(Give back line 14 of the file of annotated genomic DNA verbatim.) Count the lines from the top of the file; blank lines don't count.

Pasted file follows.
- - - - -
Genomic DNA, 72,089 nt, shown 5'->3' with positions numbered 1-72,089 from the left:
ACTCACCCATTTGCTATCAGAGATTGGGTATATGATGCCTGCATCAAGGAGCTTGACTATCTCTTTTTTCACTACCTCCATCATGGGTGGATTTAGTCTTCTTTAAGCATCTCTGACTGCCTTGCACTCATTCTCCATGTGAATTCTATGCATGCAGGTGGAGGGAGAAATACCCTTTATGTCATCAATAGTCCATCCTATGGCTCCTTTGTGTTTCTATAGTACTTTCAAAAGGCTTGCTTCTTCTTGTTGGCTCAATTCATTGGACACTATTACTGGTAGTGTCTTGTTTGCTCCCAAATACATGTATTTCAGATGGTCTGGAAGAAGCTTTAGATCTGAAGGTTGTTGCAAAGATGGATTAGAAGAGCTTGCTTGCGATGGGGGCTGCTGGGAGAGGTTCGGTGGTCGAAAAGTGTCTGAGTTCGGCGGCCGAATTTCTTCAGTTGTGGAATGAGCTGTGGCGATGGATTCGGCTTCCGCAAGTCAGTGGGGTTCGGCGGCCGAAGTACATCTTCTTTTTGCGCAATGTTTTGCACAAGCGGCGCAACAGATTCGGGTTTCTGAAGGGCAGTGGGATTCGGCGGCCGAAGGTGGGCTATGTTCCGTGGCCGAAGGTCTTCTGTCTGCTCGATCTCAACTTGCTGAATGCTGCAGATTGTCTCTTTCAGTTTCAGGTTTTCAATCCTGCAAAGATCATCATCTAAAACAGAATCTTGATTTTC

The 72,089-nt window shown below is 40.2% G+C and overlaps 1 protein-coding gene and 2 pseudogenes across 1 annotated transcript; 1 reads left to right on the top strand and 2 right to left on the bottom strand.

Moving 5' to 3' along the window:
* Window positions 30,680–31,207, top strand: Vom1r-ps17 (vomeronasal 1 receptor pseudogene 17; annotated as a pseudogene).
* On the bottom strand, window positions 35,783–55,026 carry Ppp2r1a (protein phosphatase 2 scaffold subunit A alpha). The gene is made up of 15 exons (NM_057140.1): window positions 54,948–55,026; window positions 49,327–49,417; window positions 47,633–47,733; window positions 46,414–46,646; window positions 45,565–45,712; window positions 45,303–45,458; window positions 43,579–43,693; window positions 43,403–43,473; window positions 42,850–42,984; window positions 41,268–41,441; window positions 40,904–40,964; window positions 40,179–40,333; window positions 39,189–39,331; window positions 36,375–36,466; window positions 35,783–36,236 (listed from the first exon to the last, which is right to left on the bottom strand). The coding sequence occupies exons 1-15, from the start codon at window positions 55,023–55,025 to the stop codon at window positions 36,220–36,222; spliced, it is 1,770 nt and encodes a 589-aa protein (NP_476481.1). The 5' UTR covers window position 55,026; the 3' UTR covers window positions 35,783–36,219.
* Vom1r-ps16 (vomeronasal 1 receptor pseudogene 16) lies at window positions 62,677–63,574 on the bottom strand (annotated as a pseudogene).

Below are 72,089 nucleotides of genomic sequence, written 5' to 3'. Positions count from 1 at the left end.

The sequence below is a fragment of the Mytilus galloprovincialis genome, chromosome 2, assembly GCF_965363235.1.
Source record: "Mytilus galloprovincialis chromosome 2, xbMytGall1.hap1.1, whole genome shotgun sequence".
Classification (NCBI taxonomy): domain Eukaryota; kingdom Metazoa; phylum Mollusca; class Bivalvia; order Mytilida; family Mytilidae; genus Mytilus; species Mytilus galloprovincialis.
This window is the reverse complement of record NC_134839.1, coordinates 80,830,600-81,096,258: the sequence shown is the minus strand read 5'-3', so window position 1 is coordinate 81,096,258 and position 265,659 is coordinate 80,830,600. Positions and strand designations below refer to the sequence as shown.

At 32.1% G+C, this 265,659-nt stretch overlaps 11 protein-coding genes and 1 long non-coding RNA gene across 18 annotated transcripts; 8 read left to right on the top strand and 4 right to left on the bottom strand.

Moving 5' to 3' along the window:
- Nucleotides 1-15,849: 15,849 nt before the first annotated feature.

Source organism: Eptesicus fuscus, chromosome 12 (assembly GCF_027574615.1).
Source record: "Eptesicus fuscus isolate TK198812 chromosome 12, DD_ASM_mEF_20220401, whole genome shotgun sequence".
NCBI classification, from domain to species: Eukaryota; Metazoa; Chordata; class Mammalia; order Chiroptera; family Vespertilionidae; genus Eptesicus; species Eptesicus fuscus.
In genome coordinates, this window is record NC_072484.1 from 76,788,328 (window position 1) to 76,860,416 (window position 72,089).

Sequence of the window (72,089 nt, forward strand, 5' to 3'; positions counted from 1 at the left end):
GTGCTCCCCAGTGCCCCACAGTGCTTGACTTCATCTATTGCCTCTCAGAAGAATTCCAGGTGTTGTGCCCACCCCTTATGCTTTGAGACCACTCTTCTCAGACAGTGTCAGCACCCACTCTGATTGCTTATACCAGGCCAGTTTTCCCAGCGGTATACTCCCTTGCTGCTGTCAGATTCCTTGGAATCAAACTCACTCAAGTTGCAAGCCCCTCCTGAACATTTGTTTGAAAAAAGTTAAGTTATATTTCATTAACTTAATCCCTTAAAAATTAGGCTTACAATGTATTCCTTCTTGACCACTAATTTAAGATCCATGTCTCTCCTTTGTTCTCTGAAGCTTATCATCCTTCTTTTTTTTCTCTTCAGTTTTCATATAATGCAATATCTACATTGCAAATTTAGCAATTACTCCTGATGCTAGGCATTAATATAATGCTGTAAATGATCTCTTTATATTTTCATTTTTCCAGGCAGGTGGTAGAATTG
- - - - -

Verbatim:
Moving 5' to 3' along the window: